Soviet Armored Vehicles:
T-26 Light Tanks Model 1931 with twin turrets armed with DT tank machine guns.
BT-7 Fast Tanks
T-26 Model 1933 Tanks, armed with a normal tank gun.
OT-26 Flame Tanks, flame tank versions of the T-26.
GAZ AAA 6×4 Trucks, three axle version of GAZ anti-air truck.
T-28A early model 1933 with short barreled, low velocity gun. Retrofitted with the 1934 turret basket, rear ball mount and AA mount. It also has the “horseshoe” radio type antenna on turret.
BA-6 Armored Cars
BA-10 Armored Cars
Japanese Armored Vehicles:
Type79 Ko Gata, French FT-17 equipped with Japanese MG and 37mm infantry gun.
Type89 I-Go Otsu, Possible presence of I-Go Kou models as well.
Type92 Heavy Armored Vehicle
Type97 Chi Ha (Early)
Type95 Ha-Go “Hokuman” ver.
Type92 Ni-Ku Primemover w/ Type89 15cm Cannon towed artillery.
Type92 Chiyoda Armored Car (would remain closer to roads due to poor-off road performance -reduced speed/mobility off road)
Type91 Broad Gauge Rail Tractor
*Some suggest that one of the Experimental Type 91-95 Heavy Tank prototypes was field tested in one of the Soviet-Japanese border wars, and a unit could be used to counter the T-28A in an “even” match. Fairy makes a 1/72 resin model of a Type95 Heavy Tank that could be used for 20mm tabletop wargaming.
Soviet T-26 miniatures from a Flames of War tabletop wargame simulation of the Battle of Lake Khasan
Japanese air support was primarily in the form of Ki-27 “Nate” fighters, Ki-32 and Ki-30 light bombers, Ki-21 medium bombers, and older Ki-10 fighters
Soviet air support included Polikarpov R-5 light bombers, TB-3 Heavy Bombers, plus I-153, I-16, and I-15 fighters.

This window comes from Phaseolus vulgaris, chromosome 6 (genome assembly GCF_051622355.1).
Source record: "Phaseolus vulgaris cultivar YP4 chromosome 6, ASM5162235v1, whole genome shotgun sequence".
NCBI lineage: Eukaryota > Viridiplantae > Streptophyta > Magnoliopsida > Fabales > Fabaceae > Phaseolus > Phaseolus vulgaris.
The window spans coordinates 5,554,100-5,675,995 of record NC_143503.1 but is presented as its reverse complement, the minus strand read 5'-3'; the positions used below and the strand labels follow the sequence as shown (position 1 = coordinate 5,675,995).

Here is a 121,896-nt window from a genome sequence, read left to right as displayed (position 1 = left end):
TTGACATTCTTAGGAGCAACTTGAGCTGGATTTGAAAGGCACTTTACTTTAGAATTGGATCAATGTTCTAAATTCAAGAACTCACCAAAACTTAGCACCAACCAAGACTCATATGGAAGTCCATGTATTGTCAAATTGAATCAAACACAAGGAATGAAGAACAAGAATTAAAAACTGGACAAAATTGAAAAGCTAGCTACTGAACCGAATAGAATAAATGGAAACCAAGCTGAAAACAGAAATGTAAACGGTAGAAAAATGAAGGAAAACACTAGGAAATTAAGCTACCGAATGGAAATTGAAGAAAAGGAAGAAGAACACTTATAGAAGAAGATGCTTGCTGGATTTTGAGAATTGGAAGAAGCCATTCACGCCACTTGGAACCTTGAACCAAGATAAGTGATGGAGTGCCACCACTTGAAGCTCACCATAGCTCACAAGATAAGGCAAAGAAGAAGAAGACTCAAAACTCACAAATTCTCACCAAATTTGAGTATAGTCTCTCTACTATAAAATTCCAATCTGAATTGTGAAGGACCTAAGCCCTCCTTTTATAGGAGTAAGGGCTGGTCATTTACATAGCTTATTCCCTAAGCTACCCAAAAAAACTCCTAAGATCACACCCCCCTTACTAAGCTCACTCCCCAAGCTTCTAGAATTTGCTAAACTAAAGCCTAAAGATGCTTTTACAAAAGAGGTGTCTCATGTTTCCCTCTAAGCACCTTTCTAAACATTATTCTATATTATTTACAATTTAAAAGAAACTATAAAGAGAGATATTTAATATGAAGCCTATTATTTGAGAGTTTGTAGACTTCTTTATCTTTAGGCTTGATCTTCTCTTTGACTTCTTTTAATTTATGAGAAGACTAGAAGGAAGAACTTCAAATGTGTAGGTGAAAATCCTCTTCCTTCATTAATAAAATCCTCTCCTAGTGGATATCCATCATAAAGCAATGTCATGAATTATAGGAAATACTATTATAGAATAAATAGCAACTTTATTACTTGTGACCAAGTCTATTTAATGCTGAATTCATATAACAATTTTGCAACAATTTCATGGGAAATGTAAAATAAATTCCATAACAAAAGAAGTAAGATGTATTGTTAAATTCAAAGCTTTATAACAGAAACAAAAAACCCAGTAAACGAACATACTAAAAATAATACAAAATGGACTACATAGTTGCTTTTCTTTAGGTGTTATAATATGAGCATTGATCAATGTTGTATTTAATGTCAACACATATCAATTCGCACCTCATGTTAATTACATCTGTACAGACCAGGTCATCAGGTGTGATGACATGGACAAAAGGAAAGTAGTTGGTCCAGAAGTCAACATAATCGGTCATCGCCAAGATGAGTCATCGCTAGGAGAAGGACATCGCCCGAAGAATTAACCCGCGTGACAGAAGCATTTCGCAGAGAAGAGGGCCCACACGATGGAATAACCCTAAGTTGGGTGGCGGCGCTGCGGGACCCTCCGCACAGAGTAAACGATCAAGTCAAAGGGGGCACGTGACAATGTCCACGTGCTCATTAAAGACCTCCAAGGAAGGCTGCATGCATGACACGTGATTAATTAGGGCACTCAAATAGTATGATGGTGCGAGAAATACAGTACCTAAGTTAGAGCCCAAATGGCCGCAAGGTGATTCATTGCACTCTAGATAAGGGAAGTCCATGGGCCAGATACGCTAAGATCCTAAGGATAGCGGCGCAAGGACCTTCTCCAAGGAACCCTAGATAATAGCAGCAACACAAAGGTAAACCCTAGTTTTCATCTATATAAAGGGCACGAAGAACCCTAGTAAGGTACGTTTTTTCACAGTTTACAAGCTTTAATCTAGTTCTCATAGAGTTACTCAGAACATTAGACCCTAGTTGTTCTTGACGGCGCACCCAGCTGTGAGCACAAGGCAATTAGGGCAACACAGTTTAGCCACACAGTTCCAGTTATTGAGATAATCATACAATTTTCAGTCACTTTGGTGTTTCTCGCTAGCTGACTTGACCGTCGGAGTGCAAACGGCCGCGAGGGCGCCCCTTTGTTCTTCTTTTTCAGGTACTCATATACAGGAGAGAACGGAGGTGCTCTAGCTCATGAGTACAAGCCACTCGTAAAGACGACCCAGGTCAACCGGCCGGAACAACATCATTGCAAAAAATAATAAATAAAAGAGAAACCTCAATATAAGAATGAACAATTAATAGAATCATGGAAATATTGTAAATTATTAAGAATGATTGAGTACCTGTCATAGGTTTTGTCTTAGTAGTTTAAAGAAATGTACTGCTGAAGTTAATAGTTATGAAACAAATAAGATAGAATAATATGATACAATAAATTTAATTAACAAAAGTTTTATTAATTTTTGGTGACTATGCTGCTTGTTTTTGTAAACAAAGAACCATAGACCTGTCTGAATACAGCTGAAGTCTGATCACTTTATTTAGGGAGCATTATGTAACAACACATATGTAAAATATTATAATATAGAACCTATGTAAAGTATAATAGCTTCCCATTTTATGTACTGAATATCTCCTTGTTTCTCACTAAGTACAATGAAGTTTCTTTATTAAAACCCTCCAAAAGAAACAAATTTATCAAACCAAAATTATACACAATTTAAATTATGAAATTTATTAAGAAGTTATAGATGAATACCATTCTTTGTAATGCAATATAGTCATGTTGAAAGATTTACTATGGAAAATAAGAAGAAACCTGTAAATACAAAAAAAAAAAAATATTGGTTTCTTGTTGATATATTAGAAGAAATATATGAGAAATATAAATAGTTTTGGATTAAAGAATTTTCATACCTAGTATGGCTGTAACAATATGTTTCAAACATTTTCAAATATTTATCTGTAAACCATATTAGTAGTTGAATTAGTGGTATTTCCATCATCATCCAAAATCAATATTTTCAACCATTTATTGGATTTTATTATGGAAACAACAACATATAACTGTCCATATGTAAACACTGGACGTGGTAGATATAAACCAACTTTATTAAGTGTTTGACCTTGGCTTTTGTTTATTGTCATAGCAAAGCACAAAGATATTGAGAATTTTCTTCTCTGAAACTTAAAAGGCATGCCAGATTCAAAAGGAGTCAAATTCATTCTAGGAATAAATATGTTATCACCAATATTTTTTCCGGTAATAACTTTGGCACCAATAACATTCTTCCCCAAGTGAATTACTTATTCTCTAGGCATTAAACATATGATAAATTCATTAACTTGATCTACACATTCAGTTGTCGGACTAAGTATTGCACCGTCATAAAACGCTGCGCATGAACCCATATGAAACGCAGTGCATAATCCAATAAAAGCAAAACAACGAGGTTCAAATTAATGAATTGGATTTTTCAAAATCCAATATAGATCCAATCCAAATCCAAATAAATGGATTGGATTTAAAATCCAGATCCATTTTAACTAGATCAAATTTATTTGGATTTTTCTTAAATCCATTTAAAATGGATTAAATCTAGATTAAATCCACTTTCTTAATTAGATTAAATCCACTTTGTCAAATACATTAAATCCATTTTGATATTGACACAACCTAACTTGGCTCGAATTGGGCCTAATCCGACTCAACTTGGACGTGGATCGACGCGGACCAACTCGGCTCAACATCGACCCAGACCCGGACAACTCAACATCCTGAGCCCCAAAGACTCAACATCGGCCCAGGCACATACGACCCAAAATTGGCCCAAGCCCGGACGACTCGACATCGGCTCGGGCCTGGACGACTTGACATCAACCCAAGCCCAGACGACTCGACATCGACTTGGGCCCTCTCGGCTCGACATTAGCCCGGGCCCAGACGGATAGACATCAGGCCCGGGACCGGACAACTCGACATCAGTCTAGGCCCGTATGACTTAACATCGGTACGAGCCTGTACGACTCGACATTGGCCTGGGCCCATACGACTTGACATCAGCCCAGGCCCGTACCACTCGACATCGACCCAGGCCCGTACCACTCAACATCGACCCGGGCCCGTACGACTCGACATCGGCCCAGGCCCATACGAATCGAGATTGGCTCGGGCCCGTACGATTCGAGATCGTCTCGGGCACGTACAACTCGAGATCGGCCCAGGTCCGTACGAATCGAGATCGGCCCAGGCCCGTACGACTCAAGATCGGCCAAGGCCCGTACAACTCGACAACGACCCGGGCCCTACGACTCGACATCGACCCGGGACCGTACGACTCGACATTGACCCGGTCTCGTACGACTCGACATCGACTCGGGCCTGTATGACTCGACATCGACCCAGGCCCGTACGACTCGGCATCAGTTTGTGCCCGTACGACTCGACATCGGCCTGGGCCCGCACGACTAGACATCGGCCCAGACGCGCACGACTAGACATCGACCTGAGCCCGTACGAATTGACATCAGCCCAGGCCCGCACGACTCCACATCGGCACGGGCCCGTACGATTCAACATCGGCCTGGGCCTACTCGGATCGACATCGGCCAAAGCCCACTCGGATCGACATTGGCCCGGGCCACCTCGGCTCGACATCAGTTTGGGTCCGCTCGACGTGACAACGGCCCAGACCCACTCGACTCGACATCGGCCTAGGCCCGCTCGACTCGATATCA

It is noteworthy that the still relatively new Nakajima Ki-27 was proven superior during these battles including the Battles of Khalkin Gol, and nearly the entire production run from Nakajima was claimed for use at Nomohan at the time. The top-scoring pilot of the Nomohan incident and top-scoring IJAAF pilot on the Ki-27 and overall World War II IJAAF ace was Warrant Officer Hiromichi Shinohara, who claimed 58 Soviet planes (including an IJAAF record of 11 in one day) whilst flying Ki-27s, only to be shot down himself by a number of I-16s on 27 August 1939.
Rules, Figures, and Game Engines: The recent introduction of rules and figures from Flames of War and Bolt Action can accommodate the Battle of Lake Khasan with supplements such as Rising Sun. Kickstarter has even sponsored a project for “Tanks of Manchuria” to produce 28mm resin figures, and GHQ has “Bunker Boxes” it sells with full 6mm teams of armor and infantry for both Japan and the Soviet Union at cheap prices.
The free to play MMO game War Thunder currently offers a handful of Nomohan scenarios for play, but the proper ground and air units have yet to make it into the game, and games with historically incorrect units prevail. Still, the groundwork has been laid for introduction of proper units for both sides.
Why the Battle of Lake Khasan?
Air and armor battles between the Japanese and Soviet Union hold great appeal to wargamers (any tabletop wargamer would look with some interest at the idea of placing his set of painted Soviet troops and armor against a Japanese army), and available historical campaigns and scenarios with Japan and the Soviet union facing off against one another are limited.
Note: Some confusion may exist within casual gaming circles between the Battle at Nomohan and the Battle of Lake Khasan, with the taking of one specific fortified Changkufeng Hill (aka Zaozyornaya hills) attributed to the battle at Nomohan. This should be avoided. Confusion may come from a similar event where the Japanese succeeded in crossing the Khalkin Gol, driving the Soviets from Baintsagan Hill, and advancing south along the west bank. In that case, the Soviets launched a counterattack with 450 tanks and armored cars and forced the Japanese infantry to withdraw while their armor was occupied elsewhere.
Japanese tow a Soviet BT Armored Car captured during the Japanese-Soviet Border Wars